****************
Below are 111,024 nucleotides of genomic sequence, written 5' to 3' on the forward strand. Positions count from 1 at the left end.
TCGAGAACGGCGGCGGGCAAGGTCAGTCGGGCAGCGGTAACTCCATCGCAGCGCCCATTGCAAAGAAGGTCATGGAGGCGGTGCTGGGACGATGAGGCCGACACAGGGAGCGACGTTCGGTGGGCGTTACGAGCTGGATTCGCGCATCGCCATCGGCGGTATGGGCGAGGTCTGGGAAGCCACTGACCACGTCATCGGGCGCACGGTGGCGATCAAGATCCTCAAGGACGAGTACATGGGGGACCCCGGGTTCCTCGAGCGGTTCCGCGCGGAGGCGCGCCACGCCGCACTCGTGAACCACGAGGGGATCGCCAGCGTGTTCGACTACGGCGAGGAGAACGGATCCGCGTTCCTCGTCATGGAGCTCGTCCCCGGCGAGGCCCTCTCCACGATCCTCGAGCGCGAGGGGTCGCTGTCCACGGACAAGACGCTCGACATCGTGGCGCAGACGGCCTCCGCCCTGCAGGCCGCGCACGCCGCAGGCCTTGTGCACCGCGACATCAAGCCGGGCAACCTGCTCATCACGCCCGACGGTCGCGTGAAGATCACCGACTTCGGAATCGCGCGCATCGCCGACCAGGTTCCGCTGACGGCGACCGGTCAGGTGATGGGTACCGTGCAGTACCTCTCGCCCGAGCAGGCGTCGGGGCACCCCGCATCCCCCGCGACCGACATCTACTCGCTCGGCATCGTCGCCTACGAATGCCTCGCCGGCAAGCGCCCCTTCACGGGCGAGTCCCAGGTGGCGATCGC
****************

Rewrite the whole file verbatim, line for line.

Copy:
Below are 111,024 nucleotides of genomic sequence, written 5' to 3' on the forward strand. Positions count from 1 at the left end.
TCGAGAACGGCGGCGGGCAAGGTCAGTCGGGCAGCGGTAACTCCATCGCAGCGCCCATTGCAAAGAAGGTCATGGAGGCGGTGCTGGGACGATGAGGCCGACACAGGGAGCGACGTTCGGTGGGCGTTACGAGCTGGATTCGCGCATCGCCATCGGCGGTATGGGCGAGGTCTGGGAAGCCACTGACCACGTCATCGGGCGCACGGTGGCGATCAAGATCCTCAAGGACGAGTACATGGGGGACCCCGGGTTCCTCGAGCGGTTCCGCGCGGAGGCGCGCCACGCCGCACTCGTGAACCACGAGGGGATCGCCAGCGTGTTCGACTACGGCGAGGAGAACGGATCCGCGTTCCTCGTCATGGAGCTCGTCCCCGGCGAGGCCCTCTCCACGATCCTCGAGCGCGAGGGGTCGCTGTCCACGGACAAGACGCTCGACATCGTGGCGCAGACGGCCTCCGCCCTGCAGGCCGCGCACGCCGCAGGCCTTGTGCACCGCGACATCAAGCCGGGCAACCTGCTCATCACGCCCGACGGTCGCGTGAAGATCACCGACTTCGGAATCGCGCGCATCGCCGACCAGGTTCCGCTGACGGCGACCGGTCAGGTGATGGGTACCGTGCAGTACCTCTCGCCCGAGCAGGCGTCGGGGCACCCCGCATCCCCCGCGACCGACATCTACTCGCTCGGCATCGTCGCCTACGAATGCCTCGCCGGCAAGCGCCCCTTCACGGGCGAGTCCCAGGTGGCGATCGC